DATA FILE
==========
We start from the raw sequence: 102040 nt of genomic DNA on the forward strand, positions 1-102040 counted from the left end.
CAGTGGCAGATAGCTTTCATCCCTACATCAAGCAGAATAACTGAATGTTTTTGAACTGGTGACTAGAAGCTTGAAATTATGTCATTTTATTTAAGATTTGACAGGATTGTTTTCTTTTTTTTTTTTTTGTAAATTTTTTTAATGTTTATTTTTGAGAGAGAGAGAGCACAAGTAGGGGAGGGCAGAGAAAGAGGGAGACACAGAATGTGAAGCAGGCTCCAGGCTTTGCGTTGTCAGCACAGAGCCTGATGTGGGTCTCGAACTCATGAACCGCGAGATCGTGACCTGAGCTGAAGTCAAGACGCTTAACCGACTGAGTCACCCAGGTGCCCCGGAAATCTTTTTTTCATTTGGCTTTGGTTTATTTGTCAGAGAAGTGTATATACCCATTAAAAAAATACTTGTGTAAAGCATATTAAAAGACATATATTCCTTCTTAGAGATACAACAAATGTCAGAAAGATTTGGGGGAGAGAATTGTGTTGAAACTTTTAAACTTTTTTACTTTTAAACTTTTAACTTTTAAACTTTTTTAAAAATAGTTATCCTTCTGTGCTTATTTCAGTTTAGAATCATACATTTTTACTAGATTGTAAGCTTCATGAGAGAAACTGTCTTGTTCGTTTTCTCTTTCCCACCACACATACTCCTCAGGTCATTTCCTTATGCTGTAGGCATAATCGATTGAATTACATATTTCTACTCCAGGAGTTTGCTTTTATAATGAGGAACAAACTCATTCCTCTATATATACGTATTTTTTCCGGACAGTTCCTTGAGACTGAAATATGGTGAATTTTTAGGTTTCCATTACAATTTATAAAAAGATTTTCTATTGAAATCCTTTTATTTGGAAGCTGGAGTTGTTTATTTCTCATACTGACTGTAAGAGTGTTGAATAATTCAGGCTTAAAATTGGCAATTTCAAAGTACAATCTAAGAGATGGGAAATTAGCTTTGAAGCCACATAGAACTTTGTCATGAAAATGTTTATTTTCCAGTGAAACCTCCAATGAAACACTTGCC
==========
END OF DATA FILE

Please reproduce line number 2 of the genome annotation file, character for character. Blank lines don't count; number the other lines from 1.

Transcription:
CAGTGGCAGATAGCTTTCATCCCTACATCAAGCAGAATAACTGAATGTTTTTGAACTGGTGACTAGAAGCTTGAAATTATGTCATTTTATTTAAGATTTGACAGGATTGTTTTCTTTTTTTTTTTTTTGTAAATTTTTTTAATGTTTATTTTTGAGAGAGAGAGAGCACAAGTAGGGGAGGGCAGAGAAAGAGGGAGACACAGAATGTGAAGCAGGCTCCAGGCTTTGCGTTGTCAGCACAGAGCCTGATGTGGGTCTCGAACTCATGAACCGCGAGATCGTGACCTGAGCTGAAGTCAAGACGCTTAACCGACTGAGTCACCCAGGTGCCCCGGAAATCTTTTTTTCATTTGGCTTTGGTTTATTTGTCAGAGAAGTGTATATACCCATTAAAAAAATACTTGTGTAAAGCATATTAAAAGACATATATTCCTTCTTAGAGATACAACAAATGTCAGAAAGATTTGGGGGAGAGAATTGTGTTGAAACTTTTAAACTTTTTTACTTTTAAACTTTTAACTTTTAAACTTTTTTAAAAATAGTTATCCTTCTGTGCTTATTTCAGTTTAGAATCATACATTTTTACTAGATTGTAAGCTTCATGAGAGAAACTGTCTTGTTCGTTTTCTCTTTCCCACCACACATACTCCTCAGGTCATTTCCTTATGCTGTAGGCATAATCGATTGAATTACATATTTCTACTCCAGGAGTTTGCTTTTATAATGAGGAACAAACTCATTCCTCTATATATACGTATTTTTTCCGGACAGTTCCTTGAGACTGAAATATGGTGAATTTTTAGGTTTCCATTACAATTTATAAAAAGATTTTCTATTGAAATCCTTTTATTTGGAAGCTGGAGTTGTTTATTTCTCATACTGACTGTAAGAGTGTTGAATAATTCAGGCTTAAAATTGGCAATTTCAAAGTACAATCTAAGAGATGGGAAATTAGCTTTGAAGCCACATAGAACTTTGTCATGAAAATGTTTATTTTCCAGTGAAACCTCCAATGAAACACTTGCC